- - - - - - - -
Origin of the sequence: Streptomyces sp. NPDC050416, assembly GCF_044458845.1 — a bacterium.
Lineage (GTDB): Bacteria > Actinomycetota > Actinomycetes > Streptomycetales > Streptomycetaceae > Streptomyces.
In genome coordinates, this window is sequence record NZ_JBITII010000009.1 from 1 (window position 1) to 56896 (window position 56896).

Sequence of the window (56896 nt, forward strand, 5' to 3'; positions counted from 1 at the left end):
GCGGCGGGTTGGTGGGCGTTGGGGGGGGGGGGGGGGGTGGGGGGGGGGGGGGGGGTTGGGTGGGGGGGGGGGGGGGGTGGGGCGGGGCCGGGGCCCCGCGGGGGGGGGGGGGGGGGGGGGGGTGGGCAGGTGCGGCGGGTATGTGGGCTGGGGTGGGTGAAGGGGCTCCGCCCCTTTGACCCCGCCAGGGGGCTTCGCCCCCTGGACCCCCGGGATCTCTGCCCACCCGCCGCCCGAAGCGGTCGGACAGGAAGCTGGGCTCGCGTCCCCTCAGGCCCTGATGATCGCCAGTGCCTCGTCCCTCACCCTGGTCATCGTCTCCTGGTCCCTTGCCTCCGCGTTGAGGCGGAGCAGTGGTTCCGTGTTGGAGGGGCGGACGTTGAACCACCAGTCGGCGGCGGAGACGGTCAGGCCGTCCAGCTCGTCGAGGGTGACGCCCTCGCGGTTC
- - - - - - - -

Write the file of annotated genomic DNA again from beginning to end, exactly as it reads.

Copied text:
Origin of the sequence: Streptomyces sp. NPDC050416, assembly GCF_044458845.1 — a bacterium.
Lineage (GTDB): Bacteria > Actinomycetota > Actinomycetes > Streptomycetales > Streptomycetaceae > Streptomyces.
In genome coordinates, this window is sequence record NZ_JBITII010000009.1 from 1 (window position 1) to 56896 (window position 56896).

Sequence of the window (56896 nt, forward strand, 5' to 3'; positions counted from 1 at the left end):
GCGGCGGGTTGGTGGGCGTTGGGGGGGGGGGGGGGGGTGGGGGGGGGGGGGGGGGTTGGGTGGGGGGGGGGGGGGGGTGGGGCGGGGCCGGGGCCCCGCGGGGGGGGGGGGGGGGGGGGGGGTGGGCAGGTGCGGCGGGTATGTGGGCTGGGGTGGGTGAAGGGGCTCCGCCCCTTTGACCCCGCCAGGGGGCTTCGCCCCCTGGACCCCCGGGATCTCTGCCCACCCGCCGCCCGAAGCGGTCGGACAGGAAGCTGGGCTCGCGTCCCCTCAGGCCCTGATGATCGCCAGTGCCTCGTCCCTCACCCTGGTCATCGTCTCCTGGTCCCTTGCCTCCGCGTTGAGGCGGAGCAGTGGTTCCGTGTTGGAGGGGCGGACGTTGAACCACCAGTCGGCGGCGGAGACGGTCAGGCCGTCCAGCTCGTCGAGGGTGACGCCCTCGCGGTTC